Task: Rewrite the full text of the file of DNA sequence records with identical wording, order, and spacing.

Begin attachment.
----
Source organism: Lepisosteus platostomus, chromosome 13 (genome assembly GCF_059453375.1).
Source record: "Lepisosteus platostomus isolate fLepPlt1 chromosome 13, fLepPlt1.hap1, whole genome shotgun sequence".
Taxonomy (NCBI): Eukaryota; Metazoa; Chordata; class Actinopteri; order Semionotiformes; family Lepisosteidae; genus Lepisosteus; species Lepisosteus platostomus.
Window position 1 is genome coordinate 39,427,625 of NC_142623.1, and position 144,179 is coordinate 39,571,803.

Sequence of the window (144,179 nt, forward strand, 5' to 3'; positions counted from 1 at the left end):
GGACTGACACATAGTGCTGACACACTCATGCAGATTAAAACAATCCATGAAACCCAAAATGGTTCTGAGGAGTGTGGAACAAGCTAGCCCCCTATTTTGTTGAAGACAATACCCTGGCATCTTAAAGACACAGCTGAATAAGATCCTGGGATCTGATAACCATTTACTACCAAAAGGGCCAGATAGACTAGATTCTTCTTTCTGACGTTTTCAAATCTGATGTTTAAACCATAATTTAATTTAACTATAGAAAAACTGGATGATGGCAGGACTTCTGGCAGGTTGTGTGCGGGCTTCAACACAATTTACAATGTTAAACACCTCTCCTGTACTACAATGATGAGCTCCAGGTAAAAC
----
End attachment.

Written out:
Source organism: Lepisosteus platostomus, chromosome 13 (genome assembly GCF_059453375.1).
Source record: "Lepisosteus platostomus isolate fLepPlt1 chromosome 13, fLepPlt1.hap1, whole genome shotgun sequence".
Taxonomy (NCBI): Eukaryota; Metazoa; Chordata; class Actinopteri; order Semionotiformes; family Lepisosteidae; genus Lepisosteus; species Lepisosteus platostomus.
Window position 1 is genome coordinate 39,427,625 of NC_142623.1, and position 144,179 is coordinate 39,571,803.

Sequence of the window (144,179 nt, forward strand, 5' to 3'; positions counted from 1 at the left end):
GGACTGACACATAGTGCTGACACACTCATGCAGATTAAAACAATCCATGAAACCCAAAATGGTTCTGAGGAGTGTGGAACAAGCTAGCCCCCTATTTTGTTGAAGACAATACCCTGGCATCTTAAAGACACAGCTGAATAAGATCCTGGGATCTGATAACCATTTACTACCAAAAGGGCCAGATAGACTAGATTCTTCTTTCTGACGTTTTCAAATCTGATGTTTAAACCATAATTTAATTTAACTATAGAAAAACTGGATGATGGCAGGACTTCTGGCAGGTTGTGTGCGGGCTTCAACACAATTTACAATGTTAAACACCTCTCCTGTACTACAATGATGAGCTCCAGGTAAAAC